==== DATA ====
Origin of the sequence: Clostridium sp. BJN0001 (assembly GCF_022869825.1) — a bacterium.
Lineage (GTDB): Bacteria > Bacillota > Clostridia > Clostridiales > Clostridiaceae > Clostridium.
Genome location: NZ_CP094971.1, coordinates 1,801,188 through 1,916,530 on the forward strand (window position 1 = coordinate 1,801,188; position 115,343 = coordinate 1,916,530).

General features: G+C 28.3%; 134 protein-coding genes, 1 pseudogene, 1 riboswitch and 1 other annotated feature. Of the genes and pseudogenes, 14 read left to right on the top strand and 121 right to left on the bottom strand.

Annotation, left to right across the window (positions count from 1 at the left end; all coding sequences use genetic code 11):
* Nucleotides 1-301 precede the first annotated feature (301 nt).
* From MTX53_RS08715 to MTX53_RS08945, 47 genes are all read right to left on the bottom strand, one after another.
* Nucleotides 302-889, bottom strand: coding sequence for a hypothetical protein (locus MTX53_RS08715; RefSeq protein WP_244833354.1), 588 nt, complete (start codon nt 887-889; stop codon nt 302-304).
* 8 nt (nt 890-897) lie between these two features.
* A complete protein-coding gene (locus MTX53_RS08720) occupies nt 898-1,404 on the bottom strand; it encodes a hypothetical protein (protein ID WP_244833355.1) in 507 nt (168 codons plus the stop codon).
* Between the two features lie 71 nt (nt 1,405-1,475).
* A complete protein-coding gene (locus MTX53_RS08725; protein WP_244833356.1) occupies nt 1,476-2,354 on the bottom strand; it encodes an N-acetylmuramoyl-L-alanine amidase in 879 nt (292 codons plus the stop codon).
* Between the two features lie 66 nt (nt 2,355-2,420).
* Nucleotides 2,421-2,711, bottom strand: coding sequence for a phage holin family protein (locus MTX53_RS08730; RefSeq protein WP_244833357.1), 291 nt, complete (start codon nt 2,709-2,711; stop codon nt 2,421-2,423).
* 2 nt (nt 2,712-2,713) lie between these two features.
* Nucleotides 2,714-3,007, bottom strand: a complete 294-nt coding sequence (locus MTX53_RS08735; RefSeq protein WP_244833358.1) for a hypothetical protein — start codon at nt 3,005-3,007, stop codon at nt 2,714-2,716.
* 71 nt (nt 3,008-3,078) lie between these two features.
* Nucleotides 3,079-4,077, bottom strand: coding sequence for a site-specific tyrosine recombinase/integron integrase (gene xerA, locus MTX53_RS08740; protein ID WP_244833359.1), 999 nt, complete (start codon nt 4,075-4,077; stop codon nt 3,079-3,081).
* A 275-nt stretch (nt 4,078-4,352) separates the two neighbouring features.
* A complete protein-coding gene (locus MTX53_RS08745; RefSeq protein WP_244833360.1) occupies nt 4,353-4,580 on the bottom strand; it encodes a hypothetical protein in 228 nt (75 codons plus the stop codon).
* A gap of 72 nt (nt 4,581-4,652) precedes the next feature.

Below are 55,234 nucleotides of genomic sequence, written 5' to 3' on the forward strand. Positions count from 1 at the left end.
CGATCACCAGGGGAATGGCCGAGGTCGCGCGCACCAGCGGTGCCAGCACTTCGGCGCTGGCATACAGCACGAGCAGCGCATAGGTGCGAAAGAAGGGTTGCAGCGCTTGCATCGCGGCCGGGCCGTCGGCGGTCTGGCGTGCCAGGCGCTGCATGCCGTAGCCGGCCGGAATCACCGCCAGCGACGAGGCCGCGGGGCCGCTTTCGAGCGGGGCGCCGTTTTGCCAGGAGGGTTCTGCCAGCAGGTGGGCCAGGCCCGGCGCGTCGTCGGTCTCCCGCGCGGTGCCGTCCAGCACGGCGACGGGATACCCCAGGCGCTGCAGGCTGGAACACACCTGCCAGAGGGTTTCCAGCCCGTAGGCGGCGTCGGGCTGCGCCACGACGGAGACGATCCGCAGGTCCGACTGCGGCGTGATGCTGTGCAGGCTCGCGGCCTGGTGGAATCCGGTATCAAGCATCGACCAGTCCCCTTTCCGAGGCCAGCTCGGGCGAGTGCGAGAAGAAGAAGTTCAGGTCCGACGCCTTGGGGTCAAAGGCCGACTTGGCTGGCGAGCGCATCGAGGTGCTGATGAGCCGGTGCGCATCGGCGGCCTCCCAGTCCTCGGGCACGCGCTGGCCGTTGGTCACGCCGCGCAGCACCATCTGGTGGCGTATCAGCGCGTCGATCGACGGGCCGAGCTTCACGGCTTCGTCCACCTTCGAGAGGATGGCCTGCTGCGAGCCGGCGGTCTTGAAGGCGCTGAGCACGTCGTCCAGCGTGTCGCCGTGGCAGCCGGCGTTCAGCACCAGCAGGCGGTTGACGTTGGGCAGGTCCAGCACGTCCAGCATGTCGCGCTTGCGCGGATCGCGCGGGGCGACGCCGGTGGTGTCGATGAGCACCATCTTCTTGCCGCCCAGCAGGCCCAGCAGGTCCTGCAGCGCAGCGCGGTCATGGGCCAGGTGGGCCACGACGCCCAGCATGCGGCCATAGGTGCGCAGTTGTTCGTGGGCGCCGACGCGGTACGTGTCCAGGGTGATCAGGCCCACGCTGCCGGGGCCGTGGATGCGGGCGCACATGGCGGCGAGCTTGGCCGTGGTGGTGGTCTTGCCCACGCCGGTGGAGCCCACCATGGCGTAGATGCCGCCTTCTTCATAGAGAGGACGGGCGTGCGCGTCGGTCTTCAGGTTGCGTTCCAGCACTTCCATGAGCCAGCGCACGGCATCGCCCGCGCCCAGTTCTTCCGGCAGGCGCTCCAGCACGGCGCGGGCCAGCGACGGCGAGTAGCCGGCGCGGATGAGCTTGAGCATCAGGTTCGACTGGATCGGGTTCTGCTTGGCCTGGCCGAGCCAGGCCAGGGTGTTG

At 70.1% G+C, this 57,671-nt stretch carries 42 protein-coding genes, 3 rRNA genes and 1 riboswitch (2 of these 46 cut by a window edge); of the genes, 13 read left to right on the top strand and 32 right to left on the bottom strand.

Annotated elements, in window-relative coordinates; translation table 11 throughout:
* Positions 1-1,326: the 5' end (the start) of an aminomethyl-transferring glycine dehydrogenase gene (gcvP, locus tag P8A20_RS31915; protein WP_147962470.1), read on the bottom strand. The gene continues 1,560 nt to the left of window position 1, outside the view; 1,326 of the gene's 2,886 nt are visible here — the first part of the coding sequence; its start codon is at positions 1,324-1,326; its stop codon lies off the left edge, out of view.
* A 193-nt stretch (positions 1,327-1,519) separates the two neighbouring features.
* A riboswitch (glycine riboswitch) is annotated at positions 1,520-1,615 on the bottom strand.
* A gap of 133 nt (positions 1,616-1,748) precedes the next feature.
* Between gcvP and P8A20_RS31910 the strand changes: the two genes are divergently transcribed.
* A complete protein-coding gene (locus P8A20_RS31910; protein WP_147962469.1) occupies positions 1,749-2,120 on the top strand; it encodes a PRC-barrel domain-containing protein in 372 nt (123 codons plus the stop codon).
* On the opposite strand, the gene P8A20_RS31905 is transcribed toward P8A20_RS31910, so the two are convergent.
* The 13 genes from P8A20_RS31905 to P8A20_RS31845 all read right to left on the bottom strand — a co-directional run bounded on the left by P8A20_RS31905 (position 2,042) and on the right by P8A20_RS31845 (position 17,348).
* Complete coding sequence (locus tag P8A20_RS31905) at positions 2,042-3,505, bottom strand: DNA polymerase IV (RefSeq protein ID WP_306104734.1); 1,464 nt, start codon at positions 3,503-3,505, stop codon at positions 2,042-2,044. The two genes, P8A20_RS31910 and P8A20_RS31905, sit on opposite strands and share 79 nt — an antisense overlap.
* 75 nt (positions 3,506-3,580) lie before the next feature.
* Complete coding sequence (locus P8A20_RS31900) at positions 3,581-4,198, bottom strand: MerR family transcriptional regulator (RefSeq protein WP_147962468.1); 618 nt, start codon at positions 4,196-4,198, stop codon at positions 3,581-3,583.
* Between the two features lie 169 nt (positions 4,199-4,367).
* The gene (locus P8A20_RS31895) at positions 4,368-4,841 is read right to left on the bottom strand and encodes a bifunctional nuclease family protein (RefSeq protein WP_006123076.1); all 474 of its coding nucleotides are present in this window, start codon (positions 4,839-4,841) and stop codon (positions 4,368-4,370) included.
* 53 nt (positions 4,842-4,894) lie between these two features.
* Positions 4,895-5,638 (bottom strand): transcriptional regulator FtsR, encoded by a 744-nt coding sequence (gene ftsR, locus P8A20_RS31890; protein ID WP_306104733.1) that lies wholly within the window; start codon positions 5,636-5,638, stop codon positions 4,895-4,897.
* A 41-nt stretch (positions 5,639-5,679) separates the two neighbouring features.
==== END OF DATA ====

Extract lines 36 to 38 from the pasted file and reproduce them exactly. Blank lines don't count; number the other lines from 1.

* Complete coding sequence (locus P8A20_RS31900) at positions 3,581-4,198, bottom strand: MerR family transcriptional regulator (RefSeq protein WP_147962468.1); 618 nt, start codon at positions 4,196-4,198, stop codon at positions 3,581-3,583.
* Between the two features lie 169 nt (positions 4,199-4,367).
* The gene (locus P8A20_RS31895) at positions 4,368-4,841 is read right to left on the bottom strand and encodes a bifunctional nuclease family protein (RefSeq protein WP_006123076.1); all 474 of its coding nucleotides are present in this window, start codon (positions 4,839-4,841) and stop codon (positions 4,368-4,370) included.